The unprepared students dipped their chins, some widening their eyes, others diverting them. One girl winced with cynicism. Meanwhile a teacher circled the group with a Flip video camera documenting the special class. He squeaked back intense laughter, and another instructor leaned on his homeroom desk, arms locked, gasping for air.
Speaking with a noticeable accent that was a bizarre alchemy of Korean and Russian, Ephraim went on to reveal that he had been raised by Korean Mennonite missionaries stationed in the east African nation of Djibouti. He pointed to a slide showing an auditorium full of such folk. His presentation was so pathetic it seemed plausible (and vice versa).
The cynical girl on the couch rustled and whispered to her seat mate, “This is so stupid.” Her agitation prompted her friend to rebuke her with a silent stare. Another young woman with no guile volunteered, “Mr L’Ingles, are you trying to raise support for this project? If so, how much?”
“Thank you, miss. My wife Bonnie and I are feel we must raise $6 million dollars to cover plans and construction costs.”
The teacher gingerly ventured, “How much have you raised so far?”
“Six thousand, three hundred and eighty-two dollars.” The quixotic part of the lesson was now fulfilled, and the emotional tension in room nearly reached its zenith.
The patient teacher pointed out to earnest Ephraim that the Amish man in the river did in fact look in two directions, but that he also seems to have an anatomical anomaly. To this, Ephraim consented, “Yes, we know he has only one butt. Two faces, one butt.”
Twenty minutes of awkward torture had elapsed. The teacher as well as the class, on the verge of breaking out into sobs or hysterics, held their composure … barely.
Suddenly, the teacher jumped up from the couch and announced: “Class, this is my friend Dave! Happy April Fool’s Day!” Dave Seyfried, now freed from his character, beamed with joy, and the instructor went around the circle slapping high fives as the class erupted with laughter.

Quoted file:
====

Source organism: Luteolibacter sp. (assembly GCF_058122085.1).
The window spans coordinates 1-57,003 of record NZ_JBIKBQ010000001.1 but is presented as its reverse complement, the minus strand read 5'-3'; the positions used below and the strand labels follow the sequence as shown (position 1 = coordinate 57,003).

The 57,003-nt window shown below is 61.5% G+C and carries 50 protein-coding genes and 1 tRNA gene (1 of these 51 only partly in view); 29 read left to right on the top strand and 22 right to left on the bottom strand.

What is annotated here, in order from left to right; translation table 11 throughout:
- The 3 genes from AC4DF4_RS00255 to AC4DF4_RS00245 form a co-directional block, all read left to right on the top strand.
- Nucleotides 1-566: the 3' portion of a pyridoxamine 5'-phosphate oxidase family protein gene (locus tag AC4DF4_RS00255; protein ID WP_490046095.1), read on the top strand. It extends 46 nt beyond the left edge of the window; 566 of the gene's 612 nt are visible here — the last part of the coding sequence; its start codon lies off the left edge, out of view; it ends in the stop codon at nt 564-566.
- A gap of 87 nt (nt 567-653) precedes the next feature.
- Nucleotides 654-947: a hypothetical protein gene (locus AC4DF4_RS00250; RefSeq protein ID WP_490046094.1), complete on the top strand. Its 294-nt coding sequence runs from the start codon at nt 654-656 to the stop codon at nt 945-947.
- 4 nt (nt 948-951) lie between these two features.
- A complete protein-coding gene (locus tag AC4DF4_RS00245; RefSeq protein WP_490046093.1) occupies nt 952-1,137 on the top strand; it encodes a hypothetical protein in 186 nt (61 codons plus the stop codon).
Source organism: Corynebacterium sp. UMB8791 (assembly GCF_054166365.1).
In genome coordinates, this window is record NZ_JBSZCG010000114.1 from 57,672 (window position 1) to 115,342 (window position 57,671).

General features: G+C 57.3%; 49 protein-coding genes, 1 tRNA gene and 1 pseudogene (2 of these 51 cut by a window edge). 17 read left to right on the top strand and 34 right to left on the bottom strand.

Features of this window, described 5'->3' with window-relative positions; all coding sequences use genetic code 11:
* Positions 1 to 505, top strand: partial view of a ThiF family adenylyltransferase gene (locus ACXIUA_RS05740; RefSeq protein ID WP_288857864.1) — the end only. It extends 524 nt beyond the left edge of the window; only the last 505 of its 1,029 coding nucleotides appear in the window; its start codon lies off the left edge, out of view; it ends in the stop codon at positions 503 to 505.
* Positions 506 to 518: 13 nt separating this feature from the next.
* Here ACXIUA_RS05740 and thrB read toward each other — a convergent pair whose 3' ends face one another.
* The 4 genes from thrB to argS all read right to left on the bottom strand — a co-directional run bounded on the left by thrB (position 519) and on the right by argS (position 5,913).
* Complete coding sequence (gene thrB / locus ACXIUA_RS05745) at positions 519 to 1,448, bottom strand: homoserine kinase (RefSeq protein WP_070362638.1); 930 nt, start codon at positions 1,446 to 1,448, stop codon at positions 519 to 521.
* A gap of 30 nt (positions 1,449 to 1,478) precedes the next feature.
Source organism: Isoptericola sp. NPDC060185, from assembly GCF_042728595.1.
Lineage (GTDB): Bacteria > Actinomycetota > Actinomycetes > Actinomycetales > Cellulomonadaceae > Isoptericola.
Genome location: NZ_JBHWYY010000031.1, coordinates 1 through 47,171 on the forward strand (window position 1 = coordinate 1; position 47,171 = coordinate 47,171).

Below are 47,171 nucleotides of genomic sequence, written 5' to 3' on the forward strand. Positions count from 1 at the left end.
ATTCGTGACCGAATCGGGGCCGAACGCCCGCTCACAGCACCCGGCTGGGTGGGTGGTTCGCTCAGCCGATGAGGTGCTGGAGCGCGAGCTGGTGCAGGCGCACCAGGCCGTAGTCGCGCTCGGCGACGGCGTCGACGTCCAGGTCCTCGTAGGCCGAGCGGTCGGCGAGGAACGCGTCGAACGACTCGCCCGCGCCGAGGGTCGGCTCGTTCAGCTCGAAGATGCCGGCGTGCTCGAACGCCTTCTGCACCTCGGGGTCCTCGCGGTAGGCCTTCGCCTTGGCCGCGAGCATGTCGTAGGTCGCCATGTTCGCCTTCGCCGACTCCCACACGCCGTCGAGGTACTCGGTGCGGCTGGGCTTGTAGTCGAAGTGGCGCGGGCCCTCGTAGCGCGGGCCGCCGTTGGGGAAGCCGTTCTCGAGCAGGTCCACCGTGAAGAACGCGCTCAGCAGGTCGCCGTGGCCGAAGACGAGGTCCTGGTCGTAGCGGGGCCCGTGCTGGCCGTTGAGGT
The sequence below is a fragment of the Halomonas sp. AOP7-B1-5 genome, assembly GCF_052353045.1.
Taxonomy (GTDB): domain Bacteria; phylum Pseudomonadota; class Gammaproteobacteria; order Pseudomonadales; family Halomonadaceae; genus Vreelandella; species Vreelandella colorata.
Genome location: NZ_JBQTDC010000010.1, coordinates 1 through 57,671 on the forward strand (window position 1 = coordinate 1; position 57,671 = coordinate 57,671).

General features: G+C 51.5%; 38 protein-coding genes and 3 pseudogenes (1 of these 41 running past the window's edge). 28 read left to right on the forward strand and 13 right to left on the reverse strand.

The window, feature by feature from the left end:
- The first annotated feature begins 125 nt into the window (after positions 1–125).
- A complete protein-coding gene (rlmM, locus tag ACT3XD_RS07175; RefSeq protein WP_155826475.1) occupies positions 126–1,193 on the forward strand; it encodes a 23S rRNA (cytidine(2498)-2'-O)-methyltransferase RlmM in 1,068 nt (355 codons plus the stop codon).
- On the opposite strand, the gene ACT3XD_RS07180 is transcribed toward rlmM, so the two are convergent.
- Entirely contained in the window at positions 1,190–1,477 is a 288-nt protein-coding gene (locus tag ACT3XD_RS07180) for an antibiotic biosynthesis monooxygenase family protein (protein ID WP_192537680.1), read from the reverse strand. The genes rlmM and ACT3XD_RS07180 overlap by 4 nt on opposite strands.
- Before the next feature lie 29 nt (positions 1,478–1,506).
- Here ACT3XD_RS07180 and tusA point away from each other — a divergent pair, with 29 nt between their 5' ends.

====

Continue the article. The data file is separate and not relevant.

All of their pent-up tension, confusion, and compassion melted onto the floor like a sudden snow melt in April. The “unexpected guest” ploy worked to divert them from the fact that it was April 1.
The year was 2008. I was the teacher that day, and thanks to to my friend Dave, a true Lancaster town character, that prank remains legendary in the memories of the few who witnessed it.
I found out later from a teacher that when Dave arrived to the school as Ephraim L’Ingles, he introduced himself at the front desk in chatted with the staff fully in character. I don’t doubt it.
Tom Becker captures slice-of-life stories from around Lancaster County, and occasionally beyond; he also writes regularly at tombecker.substack.com. He founded the Row House Inc. in 2010 as a forum for “engaging current culture with ancient faith.” He tells that story in his book, “Good Posture” (Square Halo Books: Baltimore, 2017). Becky and Tom have five grown children and live in Lancaster’s West End where he can be seen daily walking Rue the dog or riding Frodo, the gravel bike.